Similar to many other industries, the security industry has actual and perceived barriers to filing sexual harassment complaints. A recent case filed by the Equal Employment Opportunity Commission (EEOC) against security giant Guardsmark involves a security guard who was fired for notifying a woman who was the target of another security guard’s offensive actions, which involved zooming in on the woman’s private parts with a security camera. The other security guard told the perpetrator to stop these actions, but he did not do so. When the woman filed a sexual harassment complaint, the employer fired the security guard who notified the woman of the conduct.
In this case, the EEOC maintains that Guardsmark, the employer, can be held strictly liable for emotional distress damages experienced by the fired employee and for punitive damages, as is stated in Title VII of the Civil Rights Act of 1964. The law protects employees who report sexual harassment from being retaliated against.
Have you been sexually harassed in the workplace? You have rights. Call Winer, McKenna, Burritt & Tillis LLP, at (510) 433-1000 for a free consultation.
Is It Really Sexual Harassment? Here Is How To Know.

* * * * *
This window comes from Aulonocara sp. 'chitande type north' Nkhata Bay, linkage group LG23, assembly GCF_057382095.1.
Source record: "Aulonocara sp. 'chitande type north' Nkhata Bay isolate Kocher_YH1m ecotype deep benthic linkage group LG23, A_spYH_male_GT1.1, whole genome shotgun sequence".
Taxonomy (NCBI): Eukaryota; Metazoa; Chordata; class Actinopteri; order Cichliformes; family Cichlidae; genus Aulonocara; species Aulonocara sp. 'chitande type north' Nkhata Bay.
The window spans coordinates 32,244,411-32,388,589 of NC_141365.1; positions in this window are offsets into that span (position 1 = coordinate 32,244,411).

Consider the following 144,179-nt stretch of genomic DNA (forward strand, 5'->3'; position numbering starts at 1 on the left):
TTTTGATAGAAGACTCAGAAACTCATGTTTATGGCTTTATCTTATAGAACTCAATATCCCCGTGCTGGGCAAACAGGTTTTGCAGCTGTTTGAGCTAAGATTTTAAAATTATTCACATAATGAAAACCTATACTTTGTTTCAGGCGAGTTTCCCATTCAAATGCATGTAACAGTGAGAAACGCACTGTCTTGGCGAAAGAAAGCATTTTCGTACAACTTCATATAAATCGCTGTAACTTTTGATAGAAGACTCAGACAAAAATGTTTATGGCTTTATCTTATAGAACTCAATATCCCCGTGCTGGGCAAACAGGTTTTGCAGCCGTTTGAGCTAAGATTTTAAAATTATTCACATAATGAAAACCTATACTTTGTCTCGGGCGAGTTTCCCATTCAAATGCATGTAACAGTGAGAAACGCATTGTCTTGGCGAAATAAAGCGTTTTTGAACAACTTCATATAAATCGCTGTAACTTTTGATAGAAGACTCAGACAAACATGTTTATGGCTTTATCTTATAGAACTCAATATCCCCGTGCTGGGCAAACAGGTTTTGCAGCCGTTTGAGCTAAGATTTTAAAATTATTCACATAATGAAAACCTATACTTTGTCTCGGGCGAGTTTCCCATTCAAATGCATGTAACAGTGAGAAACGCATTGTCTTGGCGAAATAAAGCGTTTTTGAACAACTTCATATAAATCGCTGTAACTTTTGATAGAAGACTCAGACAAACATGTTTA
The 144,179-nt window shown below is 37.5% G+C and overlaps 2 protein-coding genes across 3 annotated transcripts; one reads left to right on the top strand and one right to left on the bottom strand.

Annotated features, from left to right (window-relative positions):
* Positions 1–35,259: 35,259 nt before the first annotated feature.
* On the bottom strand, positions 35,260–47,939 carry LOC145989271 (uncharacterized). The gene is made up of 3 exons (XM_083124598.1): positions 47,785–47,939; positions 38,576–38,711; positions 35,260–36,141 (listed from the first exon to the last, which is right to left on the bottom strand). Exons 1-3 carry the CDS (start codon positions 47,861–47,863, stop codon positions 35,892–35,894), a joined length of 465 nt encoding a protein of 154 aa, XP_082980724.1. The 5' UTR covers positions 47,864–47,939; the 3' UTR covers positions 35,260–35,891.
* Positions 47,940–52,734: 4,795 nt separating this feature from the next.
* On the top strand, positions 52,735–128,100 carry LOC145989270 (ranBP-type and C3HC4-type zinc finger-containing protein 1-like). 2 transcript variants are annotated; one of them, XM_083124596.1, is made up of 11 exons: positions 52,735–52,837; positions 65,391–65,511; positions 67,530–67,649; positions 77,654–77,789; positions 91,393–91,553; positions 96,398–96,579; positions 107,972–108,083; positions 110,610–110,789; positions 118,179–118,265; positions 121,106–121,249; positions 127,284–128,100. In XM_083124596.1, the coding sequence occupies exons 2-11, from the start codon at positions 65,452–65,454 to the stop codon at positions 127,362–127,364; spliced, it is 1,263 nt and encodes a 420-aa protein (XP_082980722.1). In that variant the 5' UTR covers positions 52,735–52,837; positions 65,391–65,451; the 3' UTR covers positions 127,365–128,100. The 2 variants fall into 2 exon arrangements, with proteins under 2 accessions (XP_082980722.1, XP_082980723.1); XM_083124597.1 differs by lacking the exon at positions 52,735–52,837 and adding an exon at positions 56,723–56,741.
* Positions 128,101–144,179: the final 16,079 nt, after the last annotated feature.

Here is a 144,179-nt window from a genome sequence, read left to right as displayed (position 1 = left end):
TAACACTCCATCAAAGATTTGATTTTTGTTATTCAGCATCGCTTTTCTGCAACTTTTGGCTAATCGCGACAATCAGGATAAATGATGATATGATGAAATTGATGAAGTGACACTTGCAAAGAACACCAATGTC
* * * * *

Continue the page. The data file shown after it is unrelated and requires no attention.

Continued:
Many people have been taught through culture to tolerate sexual harassment or that we are risking our friendships and careers if we report it. As a result, most people are unsure of what we should actually report because the most common forms of sexual harassment (offensive comments, remarks and leering looks) seem to happen regularly.
There are several types of sexual harassment that everyone should be aware of and immediately question when encountered:
- Offensive or degrading comments and remarks about someone’s body or sexuality
- Repeatedly getting asked on dates or being hit on
- Unwanted and unwelcome attention
- Offensive or obscene gestures
- Offensive notes or invitations
- Gender discrimination
- Inappropriate touching or grabbing
- Leering or ogling looks
- Requests for sexual favors
- Sexual advances
- Sexual assault
Sexual harassment can be physical, verbal or visual. A request to wear demeaning clothing could be harassment. If supervisors at any level are behind sexually harassing actions, your employer can be held strictly liable.
Harassment can decrease productivity and one’s ability to perform essential job functions correctly. It can create a hostile work environment, and you should not hesitate to report it. An experienced attorney can advise you through appropriate steps to take and help you understand your legal options.
Contact Winer, McKenna, Burritt & Tillis LLP
As top-rated sexual harassment litigators in California, our lawyers are equipped to advise you and protect your rights anywhere in the state. Email or call us at (510) 433-1000 at our Oakland or Los Angeles offices. We pursue all cases on a contingency fee basis, and we offer free initial consultations.
**We do not represent perpetrators of sexual harassment or those who are accused of sexually harassing behavior.